- Use a kruskavel to create small divots in the dough prior to cooking. This traditional Scandinavian bread baking tool (basically a spiky rolling pin) helps keep the flatbread thin and prevents it from puffing up while it's cooking. Alternatively, use a skewer or a fork to poke holes in the dough. It won't give you that characteristic Nordic flatbread look but it will do the job.
- Monitor the temperature of and amount of oil in your skillet. You may need to adjust the heat downward if the skillet is becoming too hot, and you might even choose to turn the heat off in between each flatbread depending on how long it takes for you to roll each one out. You may also need to add more oil as you go along if the skillet becomes completely dry (I wipe out any excess oil with a paper towel).
- Cover the breads in a clean kitchen towel as they are cooling. This helps trap moisture and keep your flatbreads soft.
- If you aren't eating them right away, freeze the flatbreads. I like to wrap them individually and just take them out as I need them. Warm them in a 425 degree oven for a few minutes and they are ready to enjoy!
This delightfully soft and slightly chewy flatbread hails northern Sweden where it is known as tunnbröd (literally "thin bread"). Usually made from some combination of wheat, barley and/or rye flour, tunnbröd is traditionally baked quickly in a hot wood-fired oven.
You can substitute rye, whole wheat or spelt for the barley flour.
Dip it into your favorite hummus or other dip or serve it alongside a hearty soup or stew. Tunnbröd makes excellent wraps! Pile your favorite ingredients inside and enjoy. For a very traditional Swedish use of tunnbröd, make tunnbrödsrulle: tunnbröd wrapped around a hot dog, mashed potatoes, shrimp salad, crispy onions, ketchup and mustard. I like to keep that concept a bit simpler and wrap a grilled sausage inside the tunnbröd with a generous scoop of Nordic Red Cabbage Slaw.
If you don't plan to enjoy them immediately, store them in a tightly sealed freezer bag or similar freezer-safe container in the freezer. Heat them in a 425 degree oven for 3-5 minutes to reheat.
Looking for other delicious Scandinavian flatbread recipes? I've got several here for you to try:
I hope you love these Soft Swedish Flatbreads as much as I do! They are so versatile and delicious.
Soft Swedish Flatbreads (Tunnbröd)
- 2 cups bread flour plus an extra tablespoon or two if necessary and more for rolling the dough
- ¾ cup barley flour
- 1 ½ teaspoons instant yeast
- 1 teaspoon fine sea salt
- 1 teaspoon granulated sugar
- 1 cup water room temperature
- ¼ cup plain whole-milk 4% milkfat skyr or Greek yogurt
- 1 tablespoon canola oil plus more for oiling the bowl and cooking the flatbreads
- 2 tablespoons unsalted butter melted
- Flaky sea salt for sprinkling
- Add water, skyr and 1 tablespoon oil to the dry ingredients.
- Fit a stand mixer with the dough hook and begin mixing at medium-low speed until dough just comes together. Increase mixer speed to medium and knead dough for three minutes. If dough is sticking to the sides or the bottom after the first 3 minutes of kneading, add an additional tablespoon of bread flour before continuing the kneading process. Continue kneading at medium speed until the dough is tacky but not sticky and clears the bottom and sides of the bowl, approximately 2-3 more minutes. Add an additional tablespoon or two of bread flour if dough continues to stick to the sides or bottom of the bowl during the kneading process.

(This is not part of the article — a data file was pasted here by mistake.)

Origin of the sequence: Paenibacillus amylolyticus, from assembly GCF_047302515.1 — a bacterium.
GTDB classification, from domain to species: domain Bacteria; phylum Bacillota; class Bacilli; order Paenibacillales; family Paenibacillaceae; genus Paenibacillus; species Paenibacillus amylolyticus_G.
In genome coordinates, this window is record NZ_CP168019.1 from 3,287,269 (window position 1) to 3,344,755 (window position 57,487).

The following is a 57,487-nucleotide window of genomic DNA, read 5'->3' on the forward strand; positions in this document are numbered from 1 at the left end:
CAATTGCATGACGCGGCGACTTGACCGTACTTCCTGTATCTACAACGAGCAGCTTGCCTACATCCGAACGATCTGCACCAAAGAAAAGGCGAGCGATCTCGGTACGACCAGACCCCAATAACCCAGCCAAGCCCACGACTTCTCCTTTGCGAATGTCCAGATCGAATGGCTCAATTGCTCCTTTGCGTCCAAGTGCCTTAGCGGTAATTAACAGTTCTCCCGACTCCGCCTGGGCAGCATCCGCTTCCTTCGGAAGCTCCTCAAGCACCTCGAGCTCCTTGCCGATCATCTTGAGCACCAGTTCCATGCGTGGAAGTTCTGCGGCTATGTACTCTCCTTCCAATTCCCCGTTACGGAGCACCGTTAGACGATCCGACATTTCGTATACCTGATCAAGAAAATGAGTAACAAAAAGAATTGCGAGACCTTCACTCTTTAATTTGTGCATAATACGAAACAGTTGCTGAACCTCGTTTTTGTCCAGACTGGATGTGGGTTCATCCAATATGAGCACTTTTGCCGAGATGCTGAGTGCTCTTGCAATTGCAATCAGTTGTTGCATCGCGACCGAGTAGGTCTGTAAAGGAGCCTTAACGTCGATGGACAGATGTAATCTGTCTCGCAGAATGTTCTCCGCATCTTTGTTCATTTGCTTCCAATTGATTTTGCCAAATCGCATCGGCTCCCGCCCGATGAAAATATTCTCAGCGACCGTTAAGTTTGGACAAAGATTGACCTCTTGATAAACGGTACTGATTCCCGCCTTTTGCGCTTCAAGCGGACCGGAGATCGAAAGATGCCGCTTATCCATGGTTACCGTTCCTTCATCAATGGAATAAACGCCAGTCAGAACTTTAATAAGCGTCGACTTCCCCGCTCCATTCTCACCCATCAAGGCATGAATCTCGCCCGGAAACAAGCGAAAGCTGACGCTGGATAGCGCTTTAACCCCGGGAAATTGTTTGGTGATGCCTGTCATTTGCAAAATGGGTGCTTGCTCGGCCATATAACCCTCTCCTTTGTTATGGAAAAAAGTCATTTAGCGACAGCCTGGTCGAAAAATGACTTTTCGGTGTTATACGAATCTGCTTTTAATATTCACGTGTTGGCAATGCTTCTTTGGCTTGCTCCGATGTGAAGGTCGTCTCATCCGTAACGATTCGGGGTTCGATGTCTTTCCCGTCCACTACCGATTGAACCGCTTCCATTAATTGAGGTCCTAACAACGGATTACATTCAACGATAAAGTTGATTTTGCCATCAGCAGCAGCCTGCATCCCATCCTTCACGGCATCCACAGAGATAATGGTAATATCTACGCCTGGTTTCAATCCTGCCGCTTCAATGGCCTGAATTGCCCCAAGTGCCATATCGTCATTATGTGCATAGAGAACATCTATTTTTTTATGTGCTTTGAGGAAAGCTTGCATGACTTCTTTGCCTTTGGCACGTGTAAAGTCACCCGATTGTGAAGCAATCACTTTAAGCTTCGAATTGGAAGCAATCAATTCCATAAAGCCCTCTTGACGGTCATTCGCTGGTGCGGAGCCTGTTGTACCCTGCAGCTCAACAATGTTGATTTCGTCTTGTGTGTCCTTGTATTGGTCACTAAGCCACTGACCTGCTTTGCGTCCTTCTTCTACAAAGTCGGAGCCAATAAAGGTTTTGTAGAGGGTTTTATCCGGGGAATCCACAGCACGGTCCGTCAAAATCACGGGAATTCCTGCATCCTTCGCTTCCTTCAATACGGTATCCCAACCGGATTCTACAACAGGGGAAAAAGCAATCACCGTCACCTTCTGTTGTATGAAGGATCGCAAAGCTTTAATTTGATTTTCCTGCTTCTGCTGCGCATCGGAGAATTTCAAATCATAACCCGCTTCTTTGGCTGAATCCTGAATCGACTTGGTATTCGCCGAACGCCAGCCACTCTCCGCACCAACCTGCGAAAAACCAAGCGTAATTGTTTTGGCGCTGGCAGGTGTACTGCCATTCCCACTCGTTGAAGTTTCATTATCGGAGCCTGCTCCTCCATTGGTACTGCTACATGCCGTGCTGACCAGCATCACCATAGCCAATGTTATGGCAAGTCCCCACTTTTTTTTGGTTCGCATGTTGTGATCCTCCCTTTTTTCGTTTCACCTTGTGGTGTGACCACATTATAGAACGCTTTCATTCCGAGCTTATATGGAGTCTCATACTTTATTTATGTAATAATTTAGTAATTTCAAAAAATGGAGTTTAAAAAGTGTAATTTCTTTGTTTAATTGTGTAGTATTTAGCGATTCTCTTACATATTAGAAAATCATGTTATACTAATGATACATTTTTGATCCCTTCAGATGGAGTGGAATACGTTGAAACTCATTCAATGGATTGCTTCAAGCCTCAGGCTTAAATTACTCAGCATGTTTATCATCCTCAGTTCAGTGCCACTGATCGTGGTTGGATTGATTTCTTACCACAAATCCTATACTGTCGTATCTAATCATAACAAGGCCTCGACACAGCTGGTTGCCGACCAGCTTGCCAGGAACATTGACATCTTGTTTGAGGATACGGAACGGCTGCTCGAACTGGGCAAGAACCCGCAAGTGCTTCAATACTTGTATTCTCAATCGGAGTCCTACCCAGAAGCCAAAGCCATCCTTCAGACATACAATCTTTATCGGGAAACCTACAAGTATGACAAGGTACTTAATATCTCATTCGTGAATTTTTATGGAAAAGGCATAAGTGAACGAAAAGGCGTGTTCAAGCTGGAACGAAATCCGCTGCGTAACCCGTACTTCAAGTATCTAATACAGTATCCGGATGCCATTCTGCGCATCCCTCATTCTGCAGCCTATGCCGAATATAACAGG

- Transfer the dough to an oiled bowl. Cover and let rise for an hour at room temperature or until doubled in size.
- Transfer dough to a clean countertop and divide into 8 equal pieces. Roll each piece into a rough ball. Cover with plastic wrap.
- Add a teaspoon or so of canola oil to a 10 or 12-inch cast iron skillet. Heat over medium heat.
- Finish by rolling the flatbread a couple of times with a or poking it at 1 inch intervals with a fork or skewer. Brush off any excess flour from the top of the dough.
- Using a dough scraper and your fingers, gently release the flatbread from the countertop.
- Wipe the oil from the skillet with a paper towel so that only a thin film remains. Place the dough round in the heated skillet. Cook for one minute or until brown and spotty on the first side. Flip the bread over and cook for another minute. Remove the flatbread from the skillet and transfer to a plate. Brush lightly with melted butter and sprinkle with coarse salt. Cover with a piece of parchment paper and stack a clean kitchen towel on top. Repeat the process with the remaining portions of dough. I like to turn off the burner in between cooking each flatbread to minimize any smoking of the cast-iron skillet. Simply turn it back to medium and add a little oil as you finish rolling the next flatbread.
- Eat immediately or wrap tightly and freeze once the flatbreads have cooled to room temperature.
If you loved this recipe, give it a star review! Also, snap a picture of your Soft Swedish Flatbreads (Tunnbröd) and share it with me on Instagram using the hashtag #truenorthkitchen and tagging me @true_north_kitchen.